How to protect yourself from nursing home abuse
PROVIDENCE, R.I. — In the nursing home industry, some residents of nursing homes say they’re still receiving abuse at the hands of their own employees.
Theresa Jenssen, a longtime resident who’s been a nurse for 25 years, says some employees are angry that she’s not getting the care she needs, and they are threatening to leave the nursing homes if she doesn’t comply.
Jenssen is also concerned about the safety of her nursing home patients and the staff.
The home is a federally run facility, and in a few weeks it will be closing.
Jensen says some of her patients have developed heart conditions that can make it hard for them to go home.
She also says some nursing homes have locked the doors and barred residents from leaving during the day, when the nursing staff is on call.
In an interview, Jensson said the nursing facility where she lives has been abused, too.
She says she and her husband, who’s retired, have been victims of physical abuse, too, and she says some nurses have been sexually abused.
Janssen said the abuse started when she moved to Providance in 2004 and began working at a nursing home in 2011.
The facility’s staff was so rude and unprofessional, Janssen says, that she became suspicious that she was not getting her nursing care.
She began to suspect the nursing house was being run by the same nursing home employees who abused her.
Jonssen said her husband eventually filed a complaint with the Rhode Island Department of Health, which is now investigating the matter.
Providance spokeswoman Jill Tisdale says that state agency has received about 50 complaints about the nursing-home abuse.
She says in most of those cases, the complaints have been turned over to the state’s Civil Rights Division, which will review the complaint and determine whether the complaint meets the department’s standards.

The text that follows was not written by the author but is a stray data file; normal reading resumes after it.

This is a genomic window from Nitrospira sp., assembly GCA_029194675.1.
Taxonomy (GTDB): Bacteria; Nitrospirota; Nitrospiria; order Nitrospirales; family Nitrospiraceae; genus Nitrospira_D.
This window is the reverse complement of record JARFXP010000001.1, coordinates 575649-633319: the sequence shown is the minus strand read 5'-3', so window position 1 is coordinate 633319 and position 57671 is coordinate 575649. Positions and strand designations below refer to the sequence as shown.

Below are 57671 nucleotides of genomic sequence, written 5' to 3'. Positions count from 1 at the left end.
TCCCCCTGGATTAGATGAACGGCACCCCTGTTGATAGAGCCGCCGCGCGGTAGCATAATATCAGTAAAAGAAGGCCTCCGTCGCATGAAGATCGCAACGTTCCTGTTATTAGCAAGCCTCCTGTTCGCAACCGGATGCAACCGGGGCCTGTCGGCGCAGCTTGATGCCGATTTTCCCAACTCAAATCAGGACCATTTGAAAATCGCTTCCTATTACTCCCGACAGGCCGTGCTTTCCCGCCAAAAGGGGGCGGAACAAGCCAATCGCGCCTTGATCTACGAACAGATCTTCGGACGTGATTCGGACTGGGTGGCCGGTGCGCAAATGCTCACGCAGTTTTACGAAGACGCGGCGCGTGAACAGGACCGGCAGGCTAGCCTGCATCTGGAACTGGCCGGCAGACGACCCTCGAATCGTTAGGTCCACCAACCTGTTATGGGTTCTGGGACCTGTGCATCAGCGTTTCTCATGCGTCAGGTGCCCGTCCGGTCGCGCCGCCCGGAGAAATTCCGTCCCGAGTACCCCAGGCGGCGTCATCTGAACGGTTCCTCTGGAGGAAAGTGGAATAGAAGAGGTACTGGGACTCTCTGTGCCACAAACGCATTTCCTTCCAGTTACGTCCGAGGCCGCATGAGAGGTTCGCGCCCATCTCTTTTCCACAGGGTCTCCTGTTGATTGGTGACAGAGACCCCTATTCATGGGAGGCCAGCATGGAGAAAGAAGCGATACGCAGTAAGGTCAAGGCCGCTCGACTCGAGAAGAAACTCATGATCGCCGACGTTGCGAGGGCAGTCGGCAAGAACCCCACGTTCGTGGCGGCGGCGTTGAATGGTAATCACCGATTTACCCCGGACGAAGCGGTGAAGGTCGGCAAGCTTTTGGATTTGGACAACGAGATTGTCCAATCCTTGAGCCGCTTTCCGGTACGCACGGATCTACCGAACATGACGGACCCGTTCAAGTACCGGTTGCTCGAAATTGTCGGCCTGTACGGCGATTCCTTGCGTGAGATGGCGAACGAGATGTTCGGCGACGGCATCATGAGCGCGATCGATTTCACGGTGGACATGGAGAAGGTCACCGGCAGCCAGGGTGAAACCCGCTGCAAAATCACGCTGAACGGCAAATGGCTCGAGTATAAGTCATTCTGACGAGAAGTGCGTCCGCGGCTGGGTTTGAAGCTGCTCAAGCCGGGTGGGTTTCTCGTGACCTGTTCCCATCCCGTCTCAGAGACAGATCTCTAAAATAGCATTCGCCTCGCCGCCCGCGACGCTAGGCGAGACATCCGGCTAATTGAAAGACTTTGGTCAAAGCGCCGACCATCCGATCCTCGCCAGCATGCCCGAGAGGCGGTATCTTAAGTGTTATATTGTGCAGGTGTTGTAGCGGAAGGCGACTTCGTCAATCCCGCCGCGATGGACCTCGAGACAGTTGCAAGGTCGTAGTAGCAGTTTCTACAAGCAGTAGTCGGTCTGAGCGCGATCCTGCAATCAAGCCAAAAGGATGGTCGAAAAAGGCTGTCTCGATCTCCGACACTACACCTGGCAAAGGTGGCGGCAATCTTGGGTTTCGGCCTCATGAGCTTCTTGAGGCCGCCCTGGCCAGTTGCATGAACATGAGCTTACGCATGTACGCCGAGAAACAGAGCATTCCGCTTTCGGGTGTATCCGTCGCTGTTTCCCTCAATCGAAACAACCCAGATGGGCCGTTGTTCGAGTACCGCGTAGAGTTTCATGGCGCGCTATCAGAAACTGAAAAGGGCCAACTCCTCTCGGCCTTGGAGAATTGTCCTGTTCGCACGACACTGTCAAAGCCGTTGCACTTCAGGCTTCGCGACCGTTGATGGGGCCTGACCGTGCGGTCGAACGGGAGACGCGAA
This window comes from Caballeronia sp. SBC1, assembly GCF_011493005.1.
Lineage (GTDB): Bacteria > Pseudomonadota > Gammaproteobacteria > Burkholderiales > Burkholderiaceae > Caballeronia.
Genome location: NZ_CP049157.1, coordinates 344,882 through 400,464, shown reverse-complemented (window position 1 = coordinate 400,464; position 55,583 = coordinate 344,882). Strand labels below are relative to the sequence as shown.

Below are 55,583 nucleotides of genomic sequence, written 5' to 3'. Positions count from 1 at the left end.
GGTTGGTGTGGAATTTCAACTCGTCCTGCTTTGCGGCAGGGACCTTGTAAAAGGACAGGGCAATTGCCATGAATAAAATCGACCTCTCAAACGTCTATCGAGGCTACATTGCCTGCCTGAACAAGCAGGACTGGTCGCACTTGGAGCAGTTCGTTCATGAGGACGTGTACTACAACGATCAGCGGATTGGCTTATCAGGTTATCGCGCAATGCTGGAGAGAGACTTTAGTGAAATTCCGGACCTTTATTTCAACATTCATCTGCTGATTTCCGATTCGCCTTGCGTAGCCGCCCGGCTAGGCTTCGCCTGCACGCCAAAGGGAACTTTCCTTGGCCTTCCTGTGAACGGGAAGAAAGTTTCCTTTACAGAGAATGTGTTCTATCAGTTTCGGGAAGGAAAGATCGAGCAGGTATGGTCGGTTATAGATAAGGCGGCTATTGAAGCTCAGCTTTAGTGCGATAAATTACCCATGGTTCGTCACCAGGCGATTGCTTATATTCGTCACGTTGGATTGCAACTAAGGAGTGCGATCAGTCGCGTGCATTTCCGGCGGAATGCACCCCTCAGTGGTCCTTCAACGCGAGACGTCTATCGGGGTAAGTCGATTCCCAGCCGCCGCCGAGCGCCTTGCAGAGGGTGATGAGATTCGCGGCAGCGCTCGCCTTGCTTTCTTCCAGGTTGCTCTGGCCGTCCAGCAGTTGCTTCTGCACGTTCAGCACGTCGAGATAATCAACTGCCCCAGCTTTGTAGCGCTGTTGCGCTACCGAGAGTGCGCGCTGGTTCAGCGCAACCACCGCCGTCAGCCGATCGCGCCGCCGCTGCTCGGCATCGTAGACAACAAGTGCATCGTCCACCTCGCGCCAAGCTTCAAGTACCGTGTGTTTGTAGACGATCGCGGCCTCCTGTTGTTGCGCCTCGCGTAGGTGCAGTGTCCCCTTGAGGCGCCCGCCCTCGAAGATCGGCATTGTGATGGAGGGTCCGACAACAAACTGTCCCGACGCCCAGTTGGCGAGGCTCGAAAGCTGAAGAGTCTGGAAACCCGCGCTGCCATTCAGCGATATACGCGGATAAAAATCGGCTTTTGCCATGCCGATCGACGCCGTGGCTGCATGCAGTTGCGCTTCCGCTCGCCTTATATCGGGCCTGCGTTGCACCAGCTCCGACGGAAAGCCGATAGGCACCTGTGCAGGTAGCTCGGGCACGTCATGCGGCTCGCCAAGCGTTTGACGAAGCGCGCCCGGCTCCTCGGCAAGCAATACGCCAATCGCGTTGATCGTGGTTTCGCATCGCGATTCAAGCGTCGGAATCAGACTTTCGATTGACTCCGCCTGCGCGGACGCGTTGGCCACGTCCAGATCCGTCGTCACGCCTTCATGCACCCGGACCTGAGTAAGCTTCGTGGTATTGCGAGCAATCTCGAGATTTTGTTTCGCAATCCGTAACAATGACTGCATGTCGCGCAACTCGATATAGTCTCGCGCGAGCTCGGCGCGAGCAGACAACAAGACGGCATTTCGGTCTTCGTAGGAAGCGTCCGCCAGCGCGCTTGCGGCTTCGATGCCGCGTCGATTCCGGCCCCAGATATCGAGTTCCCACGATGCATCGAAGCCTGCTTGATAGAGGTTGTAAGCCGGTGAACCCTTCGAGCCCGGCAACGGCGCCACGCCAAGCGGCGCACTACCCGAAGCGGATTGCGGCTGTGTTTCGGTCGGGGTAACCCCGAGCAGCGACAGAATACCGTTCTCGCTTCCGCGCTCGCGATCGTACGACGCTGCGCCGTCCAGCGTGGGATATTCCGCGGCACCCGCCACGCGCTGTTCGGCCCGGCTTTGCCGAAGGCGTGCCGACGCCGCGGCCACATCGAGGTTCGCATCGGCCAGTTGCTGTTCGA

Tisdale said she could not comment on specific cases, because of the ongoing investigation.
Providentia officials have been in contact with some of the alleged perpetrators, and state officials are looking into whether other nursing homes should be subject to state inspections.
Todrick said she’s pleased that the Rhode Islands Department of Safety and Homeland Security has taken action against the nursing facilities.
Teddie McBride, director of the Rhode Islanders Division of Health and Human Services, said in a statement that the agency has “identified some nursing home facilities that are in need of further investigation, but also identified some employees who were not doing their jobs appropriately and who have been placed on administrative leave.
These individuals will not be working in our care facilities again, and we are committed to taking swift and effective action to protect our residents.”
McBride said that the state is not aware of any instances in which Rhode Island nursing homes had been subject to the Civil Rights Act of 1988, which protects people from discrimination in the workplace.
She said the agency is working with the nursing community to ensure that Rhode Island residents are safe and secure in their homes.
The Department of Housing and Urban Development is also working with Providence’s Department of Public Safety, which oversees the nursing and residential housing systems.
It’s working with local agencies and law enforcement to ensure safety at all nursing homes, said DHHS spokeswoman Christine Johnson.